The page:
But the soldiers now are being ordered to curtail their helpfulness, and journalists are finding themselves increasingly unwelcome.

Reporters who had set up an informal press camp inside the fully secured Iraqi port of Umm Qasr were told to leave on 28 March, a decision that forced most of them to voluntarily return to Kuwait rather then risk subsequent nights on their own.

Similarly, a group that recently camped near a British checkpoint just outside of Umm Qasr was politely told to pack its bags the next morning and was escorted by British soldiers back across the border to Kuwait.

Officers in the field have told reporters they fear press camps draw hostile attention to their positions and complicate the task of defending them. The soldiers are particularly concerned about the possibility of guerrilla attacks by elite units such as Saddam Fedayeen. Fedayeen members are sworn to fight to the death for the Iraqi regime and have been detected infiltrating rear areas dressed as civilians.

While correspondents sympathize with the military's need to protect its own men first, many reporters also say privately that the cutoff of cooperation may be intended to rein in the press even as it protects the soldiers.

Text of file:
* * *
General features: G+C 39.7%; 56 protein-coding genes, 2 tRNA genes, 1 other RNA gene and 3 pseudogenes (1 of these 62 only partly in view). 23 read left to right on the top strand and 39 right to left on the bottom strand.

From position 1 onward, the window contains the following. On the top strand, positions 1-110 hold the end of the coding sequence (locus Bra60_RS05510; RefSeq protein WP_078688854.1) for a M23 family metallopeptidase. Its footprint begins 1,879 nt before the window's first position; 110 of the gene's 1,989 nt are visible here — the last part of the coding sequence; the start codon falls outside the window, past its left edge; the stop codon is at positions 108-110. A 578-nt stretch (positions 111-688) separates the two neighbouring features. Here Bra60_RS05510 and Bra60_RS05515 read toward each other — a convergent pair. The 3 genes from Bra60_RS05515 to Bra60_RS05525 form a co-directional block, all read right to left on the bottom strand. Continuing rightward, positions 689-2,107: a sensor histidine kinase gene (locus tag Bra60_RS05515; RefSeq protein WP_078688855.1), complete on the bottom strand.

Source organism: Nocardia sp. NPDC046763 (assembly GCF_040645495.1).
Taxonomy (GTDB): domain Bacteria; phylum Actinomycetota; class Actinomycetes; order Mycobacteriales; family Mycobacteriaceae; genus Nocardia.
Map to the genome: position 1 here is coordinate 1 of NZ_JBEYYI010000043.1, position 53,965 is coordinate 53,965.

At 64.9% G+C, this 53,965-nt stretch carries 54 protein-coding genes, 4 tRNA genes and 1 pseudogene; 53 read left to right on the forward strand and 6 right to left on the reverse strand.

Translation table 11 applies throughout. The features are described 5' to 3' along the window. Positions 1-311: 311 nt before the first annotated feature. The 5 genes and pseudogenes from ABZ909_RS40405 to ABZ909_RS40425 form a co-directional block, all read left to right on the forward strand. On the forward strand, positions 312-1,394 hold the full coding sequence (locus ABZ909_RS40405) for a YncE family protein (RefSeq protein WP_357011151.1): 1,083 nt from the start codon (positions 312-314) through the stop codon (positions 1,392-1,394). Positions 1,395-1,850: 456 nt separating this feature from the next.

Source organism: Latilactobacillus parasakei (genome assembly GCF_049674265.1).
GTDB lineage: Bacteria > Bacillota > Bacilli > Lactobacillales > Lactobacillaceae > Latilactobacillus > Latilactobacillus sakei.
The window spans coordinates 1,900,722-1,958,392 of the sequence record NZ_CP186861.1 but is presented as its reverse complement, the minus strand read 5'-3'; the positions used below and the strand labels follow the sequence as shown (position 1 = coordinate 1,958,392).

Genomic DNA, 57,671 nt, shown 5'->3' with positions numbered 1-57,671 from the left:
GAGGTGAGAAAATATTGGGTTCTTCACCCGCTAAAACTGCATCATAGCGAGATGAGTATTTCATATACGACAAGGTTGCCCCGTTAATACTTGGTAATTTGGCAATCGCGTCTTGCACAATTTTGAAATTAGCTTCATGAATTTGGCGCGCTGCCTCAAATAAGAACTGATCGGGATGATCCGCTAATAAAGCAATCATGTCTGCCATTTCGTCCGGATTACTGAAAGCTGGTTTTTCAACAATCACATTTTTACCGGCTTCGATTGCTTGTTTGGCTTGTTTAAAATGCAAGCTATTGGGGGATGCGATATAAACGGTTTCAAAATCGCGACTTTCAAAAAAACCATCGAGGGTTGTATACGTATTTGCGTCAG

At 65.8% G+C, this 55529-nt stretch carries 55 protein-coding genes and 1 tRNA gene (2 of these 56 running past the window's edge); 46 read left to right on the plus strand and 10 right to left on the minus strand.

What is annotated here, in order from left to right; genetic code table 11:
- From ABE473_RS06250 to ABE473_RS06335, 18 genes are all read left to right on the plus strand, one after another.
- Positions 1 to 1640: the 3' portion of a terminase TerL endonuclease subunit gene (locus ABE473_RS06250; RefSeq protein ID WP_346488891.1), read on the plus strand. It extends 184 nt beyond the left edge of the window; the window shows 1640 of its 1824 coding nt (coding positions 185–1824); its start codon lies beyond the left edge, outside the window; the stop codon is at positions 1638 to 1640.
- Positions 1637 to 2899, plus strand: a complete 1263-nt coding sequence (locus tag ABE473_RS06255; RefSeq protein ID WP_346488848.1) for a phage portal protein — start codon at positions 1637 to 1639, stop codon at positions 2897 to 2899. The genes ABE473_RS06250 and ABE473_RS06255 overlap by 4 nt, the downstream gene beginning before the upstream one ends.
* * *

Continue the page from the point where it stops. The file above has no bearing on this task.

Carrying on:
Journalists traveling in southern Iraq have widely reported on the mixed emotions many residents feel over the presence of foreign troops. Those emotions range from hopefulness that the regime of Iraqi President Saddam Hussein will be toppled to fear that allied soldiers will suddenly leave as they did in 1991, resulting in a new crackdown by Hussein. They also range from anger that the war endangers the lives of civilians to genuine nationalist hatred for foreign invaders.

By contrast, allied commanders have sought to highlight the welcome some Iraqis have extended to their troops. Washington and London have argued that widespread dislike of Hussein among ordinary Iraqis will enable allied forces to topple his regime quickly and install a temporary occupation government. The U.S. has vowed to reconstruct Iraq as a more democratic state.